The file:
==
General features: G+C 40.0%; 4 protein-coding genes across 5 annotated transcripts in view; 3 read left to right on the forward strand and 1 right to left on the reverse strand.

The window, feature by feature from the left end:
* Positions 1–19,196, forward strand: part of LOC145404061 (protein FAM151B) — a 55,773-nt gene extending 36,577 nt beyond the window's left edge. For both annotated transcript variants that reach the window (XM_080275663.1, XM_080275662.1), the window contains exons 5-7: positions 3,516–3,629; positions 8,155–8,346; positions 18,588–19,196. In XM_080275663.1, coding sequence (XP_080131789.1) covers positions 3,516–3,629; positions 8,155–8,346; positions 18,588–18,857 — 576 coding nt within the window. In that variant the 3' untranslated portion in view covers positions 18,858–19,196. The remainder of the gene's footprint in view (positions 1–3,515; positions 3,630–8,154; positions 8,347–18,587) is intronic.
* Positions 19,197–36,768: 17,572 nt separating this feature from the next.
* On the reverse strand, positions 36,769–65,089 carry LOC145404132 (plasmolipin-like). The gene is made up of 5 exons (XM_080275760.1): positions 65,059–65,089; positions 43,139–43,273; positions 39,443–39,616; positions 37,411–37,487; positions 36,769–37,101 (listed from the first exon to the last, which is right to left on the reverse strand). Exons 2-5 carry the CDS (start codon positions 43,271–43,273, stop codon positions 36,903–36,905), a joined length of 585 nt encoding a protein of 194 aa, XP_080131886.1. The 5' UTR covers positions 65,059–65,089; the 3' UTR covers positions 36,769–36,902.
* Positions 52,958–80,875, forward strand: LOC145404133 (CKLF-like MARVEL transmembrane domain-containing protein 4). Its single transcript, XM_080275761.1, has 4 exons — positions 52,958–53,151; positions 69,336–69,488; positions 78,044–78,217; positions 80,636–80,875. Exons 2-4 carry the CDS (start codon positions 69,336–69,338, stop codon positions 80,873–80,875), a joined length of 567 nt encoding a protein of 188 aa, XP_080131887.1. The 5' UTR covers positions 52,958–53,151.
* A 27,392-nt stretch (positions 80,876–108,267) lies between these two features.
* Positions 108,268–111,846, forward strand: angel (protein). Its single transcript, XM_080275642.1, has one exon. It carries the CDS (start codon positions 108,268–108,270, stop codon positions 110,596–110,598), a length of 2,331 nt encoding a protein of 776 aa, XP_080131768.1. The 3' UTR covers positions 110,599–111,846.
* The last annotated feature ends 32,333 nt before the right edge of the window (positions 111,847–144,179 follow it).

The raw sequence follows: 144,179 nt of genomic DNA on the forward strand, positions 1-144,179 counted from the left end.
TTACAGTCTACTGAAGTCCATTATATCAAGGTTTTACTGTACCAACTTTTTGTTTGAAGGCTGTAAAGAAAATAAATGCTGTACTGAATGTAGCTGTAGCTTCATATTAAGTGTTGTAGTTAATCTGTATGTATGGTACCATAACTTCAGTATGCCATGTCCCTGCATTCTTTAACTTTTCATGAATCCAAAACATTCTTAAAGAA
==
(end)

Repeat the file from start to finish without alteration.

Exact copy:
General features: G+C 40.0%; 4 protein-coding genes across 5 annotated transcripts in view; 3 read left to right on the forward strand and 1 right to left on the reverse strand.

The window, feature by feature from the left end:
* Positions 1–19,196, forward strand: part of LOC145404061 (protein FAM151B) — a 55,773-nt gene extending 36,577 nt beyond the window's left edge. For both annotated transcript variants that reach the window (XM_080275663.1, XM_080275662.1), the window contains exons 5-7: positions 3,516–3,629; positions 8,155–8,346; positions 18,588–19,196. In XM_080275663.1, coding sequence (XP_080131789.1) covers positions 3,516–3,629; positions 8,155–8,346; positions 18,588–18,857 — 576 coding nt within the window. In that variant the 3' untranslated portion in view covers positions 18,858–19,196. The remainder of the gene's footprint in view (positions 1–3,515; positions 3,630–8,154; positions 8,347–18,587) is intronic.
* Positions 19,197–36,768: 17,572 nt separating this feature from the next.
* On the reverse strand, positions 36,769–65,089 carry LOC145404132 (plasmolipin-like). The gene is made up of 5 exons (XM_080275760.1): positions 65,059–65,089; positions 43,139–43,273; positions 39,443–39,616; positions 37,411–37,487; positions 36,769–37,101 (listed from the first exon to the last, which is right to left on the reverse strand). Exons 2-5 carry the CDS (start codon positions 43,271–43,273, stop codon positions 36,903–36,905), a joined length of 585 nt encoding a protein of 194 aa, XP_080131886.1. The 5' UTR covers positions 65,059–65,089; the 3' UTR covers positions 36,769–36,902.
* Positions 52,958–80,875, forward strand: LOC145404133 (CKLF-like MARVEL transmembrane domain-containing protein 4). Its single transcript, XM_080275761.1, has 4 exons — positions 52,958–53,151; positions 69,336–69,488; positions 78,044–78,217; positions 80,636–80,875. Exons 2-4 carry the CDS (start codon positions 69,336–69,338, stop codon positions 80,873–80,875), a joined length of 567 nt encoding a protein of 188 aa, XP_080131887.1. The 5' UTR covers positions 52,958–53,151.
* A 27,392-nt stretch (positions 80,876–108,267) lies between these two features.
* Positions 108,268–111,846, forward strand: angel (protein). Its single transcript, XM_080275642.1, has one exon. It carries the CDS (start codon positions 108,268–108,270, stop codon positions 110,596–110,598), a length of 2,331 nt encoding a protein of 776 aa, XP_080131768.1. The 3' UTR covers positions 110,599–111,846.
* The last annotated feature ends 32,333 nt before the right edge of the window (positions 111,847–144,179 follow it).

The raw sequence follows: 144,179 nt of genomic DNA on the forward strand, positions 1-144,179 counted from the left end.
TTACAGTCTACTGAAGTCCATTATATCAAGGTTTTACTGTACCAACTTTTTGTTTGAAGGCTGTAAAGAAAATAAATGCTGTACTGAATGTAGCTGTAGCTTCATATTAAGTGTTGTAGTTAATCTGTATGTATGGTACCATAACTTCAGTATGCCATGTCCCTGCATTCTTTAACTTTTCATGAATCCAAAACATTCTTAAAGAA